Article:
The following interview with Jonathan Taylor appeared in a July 1985 issue of The Los Angeles News newspaper...
Serious and sexy Sting: Making a beeline for stardom.
Sting, sitting in an elaborate suite at Los Angeles' trendy Chateau Marmont Hotel, finishes off a croissant before explaining 'The Dream of the Blue Turtles', the title of his first album without the Police.
The title was inspired, he explains, by a dream he had in January in which he was looking out his bedroom window at his beautifully maintained garden.
"It's very English, very disciplined, with a flower bed, a square lawn and a lilac tree," he says, seeming not at all self-conscious about describing something so personal.
"Suddenly a big hole appears in the wall, and out of it come four massive, prehistoric blue turtles with long, scaly necks. They're very macho and athletic and drunk on their own virility. They start doing back flips and somersaults, and in the process they destroy this garden, just wreck it. In the dream I'm watching this spectacle, and instead of being angry I'm laughing. I woke up laughing."
He pauses for a moment, smiling slightly, as he waits for a reaction. Then after a quick chuckle he proceeds with his interpretation, a practice he began as part of the Jungian analysis he has undergone for several years. The therapy encourages self-analysis through the study of dreams.
"The four blue turtles are the four musicians in my (new) band. They're a good symbol: The turtle is a creature who lives both under the sea and out of it. The sea is a good symbol of the subconscious. I feel black people are closer to that unconscious (Sting's band is made up of black jazz musicians), and blue is a good colour for jazz musicians anyway.
"What they're doing is destroying my safe formula, my safe back yard. They're wrecking that safety, that formularised easy option, which is making a Police record. Churning up the land is what a farmer does when he wants it to be fruitful a year hence. In many ways it's a confirming dream. Yes, it's frightening and dramatic, but ultimately you'll be rewarded."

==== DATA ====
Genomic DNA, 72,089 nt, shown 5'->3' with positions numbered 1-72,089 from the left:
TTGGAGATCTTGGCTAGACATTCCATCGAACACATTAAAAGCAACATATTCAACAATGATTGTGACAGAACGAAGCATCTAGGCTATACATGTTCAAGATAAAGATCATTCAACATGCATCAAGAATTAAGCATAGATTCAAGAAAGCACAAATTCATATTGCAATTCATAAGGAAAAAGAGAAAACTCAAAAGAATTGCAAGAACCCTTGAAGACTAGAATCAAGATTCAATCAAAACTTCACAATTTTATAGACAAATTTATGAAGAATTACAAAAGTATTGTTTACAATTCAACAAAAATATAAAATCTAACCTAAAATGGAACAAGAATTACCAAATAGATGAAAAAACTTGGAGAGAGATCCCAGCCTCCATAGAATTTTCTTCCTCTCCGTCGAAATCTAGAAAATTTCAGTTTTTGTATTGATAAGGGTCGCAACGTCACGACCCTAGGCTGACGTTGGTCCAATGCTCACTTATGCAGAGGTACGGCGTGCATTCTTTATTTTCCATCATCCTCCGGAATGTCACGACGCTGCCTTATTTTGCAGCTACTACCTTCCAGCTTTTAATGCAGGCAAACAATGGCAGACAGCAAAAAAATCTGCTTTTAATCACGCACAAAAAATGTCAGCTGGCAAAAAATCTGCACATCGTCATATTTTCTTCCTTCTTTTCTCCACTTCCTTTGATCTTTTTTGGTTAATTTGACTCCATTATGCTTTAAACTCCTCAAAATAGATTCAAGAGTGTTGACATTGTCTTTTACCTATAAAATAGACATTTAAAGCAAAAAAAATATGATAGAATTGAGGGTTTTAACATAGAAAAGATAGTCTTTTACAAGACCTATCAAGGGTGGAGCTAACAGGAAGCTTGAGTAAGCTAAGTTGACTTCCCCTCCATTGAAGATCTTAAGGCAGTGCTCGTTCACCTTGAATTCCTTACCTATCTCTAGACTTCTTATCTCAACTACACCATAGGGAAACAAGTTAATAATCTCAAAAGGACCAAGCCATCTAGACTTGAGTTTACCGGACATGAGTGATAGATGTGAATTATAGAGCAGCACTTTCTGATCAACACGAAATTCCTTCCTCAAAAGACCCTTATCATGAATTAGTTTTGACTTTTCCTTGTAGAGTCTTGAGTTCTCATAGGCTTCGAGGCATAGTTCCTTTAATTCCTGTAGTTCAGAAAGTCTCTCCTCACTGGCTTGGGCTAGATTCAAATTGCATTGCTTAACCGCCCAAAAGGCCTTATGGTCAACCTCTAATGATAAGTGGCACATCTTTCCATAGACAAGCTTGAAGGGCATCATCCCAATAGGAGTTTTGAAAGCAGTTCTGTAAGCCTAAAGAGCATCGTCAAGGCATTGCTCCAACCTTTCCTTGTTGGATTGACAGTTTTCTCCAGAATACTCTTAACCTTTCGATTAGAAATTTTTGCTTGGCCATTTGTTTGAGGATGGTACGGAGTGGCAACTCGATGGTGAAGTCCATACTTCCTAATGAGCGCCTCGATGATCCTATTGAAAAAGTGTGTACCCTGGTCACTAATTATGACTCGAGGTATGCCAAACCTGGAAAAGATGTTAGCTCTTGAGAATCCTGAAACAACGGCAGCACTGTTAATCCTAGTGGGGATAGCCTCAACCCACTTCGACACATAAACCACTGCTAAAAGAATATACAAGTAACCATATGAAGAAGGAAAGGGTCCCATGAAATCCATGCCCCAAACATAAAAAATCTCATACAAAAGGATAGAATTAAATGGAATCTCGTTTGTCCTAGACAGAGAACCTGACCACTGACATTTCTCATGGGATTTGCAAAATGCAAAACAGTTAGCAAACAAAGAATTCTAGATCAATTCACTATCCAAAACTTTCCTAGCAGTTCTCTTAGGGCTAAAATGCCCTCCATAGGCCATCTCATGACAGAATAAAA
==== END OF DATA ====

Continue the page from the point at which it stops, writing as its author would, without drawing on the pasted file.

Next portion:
Initial indications are that the rewards of "churning up the land" will indeed be great. 'Blue Turtles', which Sting recorded with four New York jazz musicians, is an out-of-the-box smash. Tracks are being played on pop, rock, jazz and r&b format radio stations, an indication of the LP's eclectic, indefinable sound.
With a national tour, starring roles in two upcoming films - 'The Bride', with Jennifer Beals, and 'Plenty', with Meryl Streep - and a documentary film on the recording of his album, Sting is emerging as one of the summer's hottest entertainers.
The films may make Sting a superstar, but his solo music project reveals a different, more serious, innovative personality. Using the clout he gained from fronting the Police - which, he insists, has not disbanded but is just on indefinite hold - he has produced a compelling album whose lyrics are as intelligent as its music is seductive.
"I'm in a privileged position, being in one of the biggest bands in the world; I knew whatever I put out, people would listen," he says. Indeed, in baggy green pants and a black tank top that reveals his muscular upper body, he looks every bit the intellectual sex symbol.
"I knew no one would ignore it," he continues. "I'm not sure I'm being courageous; I don't think so. But if they're going to listen, they might as well get something that surprises them.
"We must have people say, 'I will make my own statement; there are no rules, there are absolutely no rules. I can do whatever I want.' As soon as that happens and the shackles come off, you get real creativity. At the moment, you have painfully self-reverent pop music, desperately trying to go back to something that's been done before."
On 'Blue Turtles', Sting opted instead to challenge formulas and preconceptions - by synthesising pop, jazz and rhythm & blues in his music, by using only black musicians in his band and by the socially charged themes of his lyrics.
Born Gordon Sumner 33 years ago in Newcastle, England, Sting rarely holds anything back in conversation. He is open, well informed and unapologetically opinionated, although his thoughts are expressed generally in a cultured, well-mannered style that helps him keep his distance.
But there's no disguising his passion when he talks about such subjects as the East-West arms race and other social and/or political confrontations. These issues led to his participation in the British Band Aid project - and last weekend's Live Aid concert, in which he performed a duet with Phil Collins.
The deeply compassionate, humanistic attitude revealed in several 'Blue Turtles' tracks defies simple ideological labelling. Sting's motivations are expressed most concisely in a line from Russians: "How can I save my little boy from Oppenheimer's deadly toy?"
"I can only speak as an anxious, worried parent," says the father of four, two with his estranged wife, actress Frances Tomelty, and two with girlfriend Trudie Styler, including a son, Jake, born May 24.